Media Oxpecker: Our Version of the Stories

Media news you may have missed this week while you were busy being exclusive.

  • “I don’t know. I was executive editor for eight years. We probably spent six of those years worrying about what the business model would be. And we looked at everything. We looked at every variation of pay models. We looked at micropayments, we looked at nonprofit status even, for God’s sake—we looked at everything.

    That quote could be attributed to any editor, at any magazine, daily newspaper, or alt-weekly in the universe and it would be plausible. But in this case, those words are Bill Keller’s. The former New York Times executive editor (who coined the term Media Oxpecker!) spoke with Politico about the state of the news industry, along with former Washington Post executive editor Marcus Brauchli, who said:

    One of the things that drives me crazy in a newsroom is when a reporter says, “We’re doing our version of the story.” The world doesn’t need your version of the story. Unless your version of the story is dramatically different–unless the version includes all different facts or spectacularly better writing–your version of the story is a waste of your time and the newsroom’s budget … What I worry most about is news organizations that take the position: We just cover the news, and we do a little bit of everything, and we do our version of stories. News organizations need to figure out who they are so that their readers know who they are.

  • So what’s the Vox version of the stories? We don’t know yet. It’s complicated!

    That’s the type of setup you can expect from a Vox article. Or at least the Vox explainer on Northern Ireland that Charles P. Pierce came across and absolutely destroyed with less than 300 words of his own.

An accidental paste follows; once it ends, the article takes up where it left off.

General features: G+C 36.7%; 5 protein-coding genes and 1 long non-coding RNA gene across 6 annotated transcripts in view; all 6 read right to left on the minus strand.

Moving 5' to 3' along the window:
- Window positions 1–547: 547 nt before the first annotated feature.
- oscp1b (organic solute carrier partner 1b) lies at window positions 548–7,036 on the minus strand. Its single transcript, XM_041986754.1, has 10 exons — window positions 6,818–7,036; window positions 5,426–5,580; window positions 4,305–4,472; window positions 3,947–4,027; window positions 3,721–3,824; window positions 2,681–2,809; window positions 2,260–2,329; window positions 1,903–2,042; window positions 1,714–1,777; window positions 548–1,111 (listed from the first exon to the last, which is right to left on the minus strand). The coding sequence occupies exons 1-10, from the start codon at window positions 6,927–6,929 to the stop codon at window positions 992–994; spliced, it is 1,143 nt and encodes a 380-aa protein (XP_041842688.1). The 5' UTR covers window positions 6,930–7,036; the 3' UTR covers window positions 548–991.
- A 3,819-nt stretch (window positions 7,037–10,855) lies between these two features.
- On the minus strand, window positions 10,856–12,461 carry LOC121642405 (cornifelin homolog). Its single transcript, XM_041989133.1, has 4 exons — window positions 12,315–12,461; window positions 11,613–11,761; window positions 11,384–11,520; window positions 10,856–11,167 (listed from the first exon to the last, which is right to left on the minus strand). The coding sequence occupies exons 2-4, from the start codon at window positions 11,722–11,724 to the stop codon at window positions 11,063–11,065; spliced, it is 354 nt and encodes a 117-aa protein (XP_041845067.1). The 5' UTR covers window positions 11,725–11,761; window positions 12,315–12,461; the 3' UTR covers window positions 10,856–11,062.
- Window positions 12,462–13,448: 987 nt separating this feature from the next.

Visit for the “First of all, how can you misspell ‘Whoa,’ especially in a headline?” and stay for the “Mother of god, kids. Do better.”

  • But like Vox said: It’s complicated! The site is getting praise for allowing readers to toggle between its stories and the full interview transcript which the story was built on. Says Joshua Benton:

    Is this revolutionary? Nope. But think about the small good things it does:

    — It presents content in two different forms. Some people will prefer the story; some will prefer the interview … This serves both.

    — It does so at virtually no cost; the interview’s already complete. And it aligns well with Vox’s message that they’re promoting depth and understanding rather than surface knowledge.

  • “We’ve entered a post-Patch era,” says Ken Doctor. But does the decline of large scale, top-down attempts at “local” news create an opening for smaller scale, locally owned and operated news sites? It’s complicated!

    The pie is simply smaller for locally focused content businesses than it was a decade ago. Today, local media companies compete with a host of other marketing tools, many of which provide a more effective way to reach a valuable local audience at a fraction of the price.

  • Locally owned newspapers in northwestern Missouri are doing well.

  • Twitter isn’t what it used to be.

  • Last month the Newseum reversed course and said it will display weeklies in its Today’s Front Pages exhibit:

    The electronic archive includes PDFs sent in each day by hundreds of newspapers, both U.S. and international. The ground-floor exhibit, visible to passersby, includes a newspaper from each of the 50 states, the District of Columbia and a dozen other countries. The Newseum’s written policy limited participation to daily newspapers, a restriction that has long irked weeklies’ editors and publishers.

    To get instructions on how to participate, send them an email at for details.

  • Pay no attention to the social media editor commenting “Congratulations!” on every story posted to Facebook:

    If the word “congratulations” is in the comments, a post gets a boost. This makes sense because congratulations is the No. 1 thing people say in response to huge events, like an engagement, a graduation, a new baby, or a new job — exactly the kind of stuff that Facebook wants to surface.

  • 62 percent of people who saw a native ad couldn’t recall what the ad was about, says a survey.

  • In June The Onion will launch, a satire of Upworthy and BuzzFeed style viral sites.

  • And finally, Ben Yagoda on punctuation minimalism and the way we use commas now.

Jason Zaragoza is literally going to write “Congratulations!” on all of AAN’s Facebook posts for the Nashville Convention.

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